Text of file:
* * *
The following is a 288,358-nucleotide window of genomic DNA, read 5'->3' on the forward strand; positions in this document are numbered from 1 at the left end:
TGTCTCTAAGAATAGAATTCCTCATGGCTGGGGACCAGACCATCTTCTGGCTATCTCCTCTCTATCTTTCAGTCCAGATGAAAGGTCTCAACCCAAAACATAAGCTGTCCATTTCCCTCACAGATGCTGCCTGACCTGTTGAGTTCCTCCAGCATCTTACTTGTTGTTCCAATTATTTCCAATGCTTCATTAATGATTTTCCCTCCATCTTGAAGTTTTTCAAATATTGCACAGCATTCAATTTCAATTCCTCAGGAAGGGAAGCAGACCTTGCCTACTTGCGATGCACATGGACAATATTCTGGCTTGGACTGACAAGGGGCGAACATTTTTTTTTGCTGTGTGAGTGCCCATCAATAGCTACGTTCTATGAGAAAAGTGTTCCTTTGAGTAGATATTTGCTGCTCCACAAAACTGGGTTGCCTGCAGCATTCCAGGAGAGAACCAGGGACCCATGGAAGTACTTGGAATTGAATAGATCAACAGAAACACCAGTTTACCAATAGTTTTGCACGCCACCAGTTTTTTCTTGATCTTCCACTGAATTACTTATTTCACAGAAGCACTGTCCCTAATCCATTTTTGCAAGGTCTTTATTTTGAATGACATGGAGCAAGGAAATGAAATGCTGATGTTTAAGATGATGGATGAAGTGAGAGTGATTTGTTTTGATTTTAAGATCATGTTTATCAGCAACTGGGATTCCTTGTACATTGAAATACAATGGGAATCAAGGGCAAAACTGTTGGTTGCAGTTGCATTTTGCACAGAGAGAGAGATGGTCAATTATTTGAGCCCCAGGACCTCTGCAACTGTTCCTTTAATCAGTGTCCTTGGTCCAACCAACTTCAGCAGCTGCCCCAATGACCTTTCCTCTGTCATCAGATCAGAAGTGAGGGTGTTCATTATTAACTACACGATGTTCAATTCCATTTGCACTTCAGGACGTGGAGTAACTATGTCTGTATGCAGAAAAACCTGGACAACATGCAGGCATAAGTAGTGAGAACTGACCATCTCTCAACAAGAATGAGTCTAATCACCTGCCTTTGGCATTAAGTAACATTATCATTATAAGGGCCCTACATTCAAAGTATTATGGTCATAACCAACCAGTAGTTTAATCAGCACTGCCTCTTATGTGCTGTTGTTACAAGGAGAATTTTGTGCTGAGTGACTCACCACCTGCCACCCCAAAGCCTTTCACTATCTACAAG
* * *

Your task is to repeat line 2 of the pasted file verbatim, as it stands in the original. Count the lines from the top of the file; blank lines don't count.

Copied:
TGTCTCTAAGAATAGAATTCCTCATGGCTGGGGACCAGACCATCTTCTGGCTATCTCCTCTCTATCTTTCAGTCCAGATGAAAGGTCTCAACCCAAAACATAAGCTGTCCATTTCCCTCACAGATGCTGCCTGACCTGTTGAGTTCCTCCAGCATCTTACTTGTTGTTCCAATTATTTCCAATGCTTCATTAATGATTTTCCCTCCATCTTGAAGTTTTTCAAATATTGCACAGCATTCAATTTCAATTCCTCAGGAAGGGAAGCAGACCTTGCCTACTTGCGATGCACATGGACAATATTCTGGCTTGGACTGACAAGGGGCGAACATTTTTTTTTGCTGTGTGAGTGCCCATCAATAGCTACGTTCTATGAGAAAAGTGTTCCTTTGAGTAGATATTTGCTGCTCCACAAAACTGGGTTGCCTGCAGCATTCCAGGAGAGAACCAGGGACCCATGGAAGTACTTGGAATTGAATAGATCAACAGAAACACCAGTTTACCAATAGTTTTGCACGCCACCAGTTTTTTCTTGATCTTCCACTGAATTACTTATTTCACAGAAGCACTGTCCCTAATCCATTTTTGCAAGGTCTTTATTTTGAATGACATGGAGCAAGGAAATGAAATGCTGATGTTTAAGATGATGGATGAAGTGAGAGTGATTTGTTTTGATTTTAAGATCATGTTTATCAGCAACTGGGATTCCTTGTACATTGAAATACAATGGGAATCAAGGGCAAAACTGTTGGTTGCAGTTGCATTTTGCACAGAGAGAGAGATGGTCAATTATTTGAGCCCCAGGACCTCTGCAACTGTTCCTTTAATCAGTGTCCTTGGTCCAACCAACTTCAGCAGCTGCCCCAATGACCTTTCCTCTGTCATCAGATCAGAAGTGAGGGTGTTCATTATTAACTACACGATGTTCAATTCCATTTGCACTTCAGGACGTGGAGTAACTATGTCTGTATGCAGAAAAACCTGGACAACATGCAGGCATAAGTAGTGAGAACTGACCATCTCTCAACAAGAATGAGTCTAATCACCTGCCTTTGGCATTAAGTAACATTATCATTATAAGGGCCCTACATTCAAAGTATTATGGTCATAACCAACCAGTAGTTTAATCAGCACTGCCTCTTATGTGCTGTTGTTACAAGGAGAATTTTGTGCTGAGTGACTCACCACCTGCCACCCCAAAGCCTTTCACTATCTACAAG